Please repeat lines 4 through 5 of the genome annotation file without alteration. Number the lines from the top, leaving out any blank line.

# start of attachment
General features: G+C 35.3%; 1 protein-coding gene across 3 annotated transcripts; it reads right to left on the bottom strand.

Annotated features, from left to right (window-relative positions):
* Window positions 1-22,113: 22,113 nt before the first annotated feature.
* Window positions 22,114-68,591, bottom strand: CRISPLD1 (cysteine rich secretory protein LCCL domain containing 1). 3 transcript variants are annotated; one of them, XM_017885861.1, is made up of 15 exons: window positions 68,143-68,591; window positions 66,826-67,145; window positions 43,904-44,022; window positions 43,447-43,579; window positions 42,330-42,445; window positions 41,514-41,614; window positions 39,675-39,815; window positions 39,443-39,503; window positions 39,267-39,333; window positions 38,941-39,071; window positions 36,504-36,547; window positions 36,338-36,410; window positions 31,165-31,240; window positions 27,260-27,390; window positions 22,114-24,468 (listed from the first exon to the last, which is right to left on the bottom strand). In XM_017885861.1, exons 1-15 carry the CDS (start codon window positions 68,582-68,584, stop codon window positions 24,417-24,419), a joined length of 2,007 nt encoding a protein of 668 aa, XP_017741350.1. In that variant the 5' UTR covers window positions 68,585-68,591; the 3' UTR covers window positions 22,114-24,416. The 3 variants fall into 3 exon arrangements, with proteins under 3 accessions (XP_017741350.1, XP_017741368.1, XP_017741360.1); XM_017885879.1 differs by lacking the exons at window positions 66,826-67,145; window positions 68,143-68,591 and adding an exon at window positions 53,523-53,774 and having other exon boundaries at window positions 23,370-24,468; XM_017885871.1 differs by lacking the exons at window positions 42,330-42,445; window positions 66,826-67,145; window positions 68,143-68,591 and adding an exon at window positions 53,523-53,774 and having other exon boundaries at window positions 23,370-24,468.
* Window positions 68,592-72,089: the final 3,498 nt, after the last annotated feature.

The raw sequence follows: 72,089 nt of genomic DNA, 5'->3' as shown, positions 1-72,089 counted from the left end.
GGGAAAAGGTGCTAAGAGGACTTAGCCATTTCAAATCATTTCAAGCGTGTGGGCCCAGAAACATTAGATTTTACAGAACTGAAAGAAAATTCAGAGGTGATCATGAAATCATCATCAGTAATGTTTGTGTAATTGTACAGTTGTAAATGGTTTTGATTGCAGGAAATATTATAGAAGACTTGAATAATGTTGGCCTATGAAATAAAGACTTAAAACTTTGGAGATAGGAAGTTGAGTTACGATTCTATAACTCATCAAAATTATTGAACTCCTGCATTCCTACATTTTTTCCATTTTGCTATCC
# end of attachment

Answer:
* Window positions 22,114-68,591, bottom strand: CRISPLD1 (cysteine rich secretory protein LCCL domain containing 1). 3 transcript variants are annotated; one of them, XM_017885861.1, is made up of 15 exons: window positions 68,143-68,591; window positions 66,826-67,145; window positions 43,904-44,022; window positions 43,447-43,579; window positions 42,330-42,445; window positions 41,514-41,614; window positions 39,675-39,815; window positions 39,443-39,503; window positions 39,267-39,333; window positions 38,941-39,071; window positions 36,504-36,547; window positions 36,338-36,410; window positions 31,165-31,240; window positions 27,260-27,390; window positions 22,114-24,468 (listed from the first exon to the last, which is right to left on the bottom strand). In XM_017885861.1, exons 1-15 carry the CDS (start codon window positions 68,582-68,584, stop codon window positions 24,417-24,419), a joined length of 2,007 nt encoding a protein of 668 aa, XP_017741350.1. In that variant the 5' UTR covers window positions 68,585-68,591; the 3' UTR covers window positions 22,114-24,416. The 3 variants fall into 3 exon arrangements, with proteins under 3 accessions (XP_017741350.1, XP_017741368.1, XP_017741360.1); XM_017885879.1 differs by lacking the exons at window positions 66,826-67,145; window positions 68,143-68,591 and adding an exon at window positions 53,523-53,774 and having other exon boundaries at window positions 23,370-24,468; XM_017885871.1 differs by lacking the exons at window positions 42,330-42,445; window positions 66,826-67,145; window positions 68,143-68,591 and adding an exon at window positions 53,523-53,774 and having other exon boundaries at window positions 23,370-24,468.
* Window positions 68,592-72,089: the final 3,498 nt, after the last annotated feature.